“If you’d have told my 13-year-old self I was going to be a math teacher I would have been really confused. I did not have a good relationship with math,” said Middle School Math Teacher Dustin Delfin. His path to the classroom took a few creative twists and turns, and his students today benefit from that journey.
Delfin was born in Hawaii and lived there through 5th grade. When his parents moved the family to California for a fresh start, the rising 6th grader experienced culture shock. He transferred from a school where open-toed shoes and a slower pace was the style, to a faster pace and changes in cuisine. Thankfully, his math teacher was also from Hawaii, and she helped Delfin feel more at ease in his new lifestyle. They shared a love of Spam musubi, a seaweed, rice and Spam snack that his new classmates didn’t understand. “Thinking back, the different lifestyles going from Hawaii to California could have been hard to adjust if I didn’t have that teacher to provide comfort. No one else wanted to try Spam musubi, but my teacher loved it,” he recalled.
In high school, math began to make sense and he started to enjoy his classes. He remembered visiting his grandparents when he was younger, and how much he loved playing with LEGO bricks there, and he decided to study architecture in college. “Being able to problem solve and be creative with different ways to build; figuring out how to connect the roof with the structure…LEGOs allowed me to be creative,” he said. He enjoyed exploring more of his creative abilities in college but struggled to find contentment after graduation. “I worked for an architectural firm but didn’t experience much creative growth, not as much fulfillment as I thought it would have for me.” Then one day his boss, an adjunct professor at a community college, asked for a favor that would change the trajectory of Delfin’s life. She needed a substitute teacher for her architecture class. Despite his misgivings, Delfin agreed.
“That’s the moment when I fell in love with teaching. I could bridge teaching and architecture and then math and architecture and realized I could be really creative in the classroom.”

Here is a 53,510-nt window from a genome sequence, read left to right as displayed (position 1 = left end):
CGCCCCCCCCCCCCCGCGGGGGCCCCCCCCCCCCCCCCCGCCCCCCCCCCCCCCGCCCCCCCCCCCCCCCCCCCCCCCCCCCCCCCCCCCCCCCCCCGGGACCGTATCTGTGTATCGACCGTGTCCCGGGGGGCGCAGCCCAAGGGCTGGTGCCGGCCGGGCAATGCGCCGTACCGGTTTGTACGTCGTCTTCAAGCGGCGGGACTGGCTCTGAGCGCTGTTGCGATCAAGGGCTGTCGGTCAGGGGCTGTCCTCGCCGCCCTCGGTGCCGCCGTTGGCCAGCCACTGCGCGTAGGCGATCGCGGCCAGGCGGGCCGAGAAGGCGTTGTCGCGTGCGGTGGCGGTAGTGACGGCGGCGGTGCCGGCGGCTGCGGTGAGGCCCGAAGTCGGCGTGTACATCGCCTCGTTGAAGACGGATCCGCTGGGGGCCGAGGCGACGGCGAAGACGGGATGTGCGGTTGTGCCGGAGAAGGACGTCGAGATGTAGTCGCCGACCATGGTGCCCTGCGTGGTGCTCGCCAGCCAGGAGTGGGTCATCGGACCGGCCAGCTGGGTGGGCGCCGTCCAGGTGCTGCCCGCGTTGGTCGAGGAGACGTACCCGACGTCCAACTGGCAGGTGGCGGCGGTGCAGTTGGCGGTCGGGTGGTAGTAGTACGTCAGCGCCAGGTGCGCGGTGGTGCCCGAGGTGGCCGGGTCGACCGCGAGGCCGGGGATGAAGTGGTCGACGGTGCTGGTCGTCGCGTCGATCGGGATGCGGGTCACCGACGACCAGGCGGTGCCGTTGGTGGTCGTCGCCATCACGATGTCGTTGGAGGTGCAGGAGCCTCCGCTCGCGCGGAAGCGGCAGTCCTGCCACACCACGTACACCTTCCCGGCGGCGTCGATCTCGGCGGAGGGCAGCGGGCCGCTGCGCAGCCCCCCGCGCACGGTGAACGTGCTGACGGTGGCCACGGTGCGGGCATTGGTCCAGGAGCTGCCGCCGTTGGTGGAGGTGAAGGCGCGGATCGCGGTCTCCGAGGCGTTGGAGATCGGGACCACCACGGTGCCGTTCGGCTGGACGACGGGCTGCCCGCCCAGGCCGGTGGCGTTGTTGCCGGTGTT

His students today are the beneficiaries of that creativity. Delfin has turned middle school math on its head, from his flipped-classroom approach to his fun projects that encourage students to learn math without even realizing it. In Delfin’s flipped classroom, students learn new mathematical concepts from their teacher…at home. Their evening homework consists of watching videos and demonstrations Delfin creates himself. Students then return to the classroom each day with their questions and ideas. Students and teacher work through math problems together, and Delfin is right there to stop an incorrect method in its tracks. “I don’t want to just teach students the steps of memorizing. I want them to understand. It’s a different way of looking at math problems: not just memorizing but understanding, and providing more support at home.” He admits that sometimes parents are skeptical at first, but they soon realize that the process is much less stressful. They can also watch the videos with their children and learn (or re-learn!) themselves, enabling them to help if needed. “When I was a kid I would take notes in class and listen, and it would kind of make sense. But when I’d go home and open my notebook, none of the notes made sense,” said Delfin. He remembers struggling to complete homework without really understanding the concept. In his flipped classroom, students can watch the videos over and over if needed, and their teacher is there to help them with “homework” in the classroom.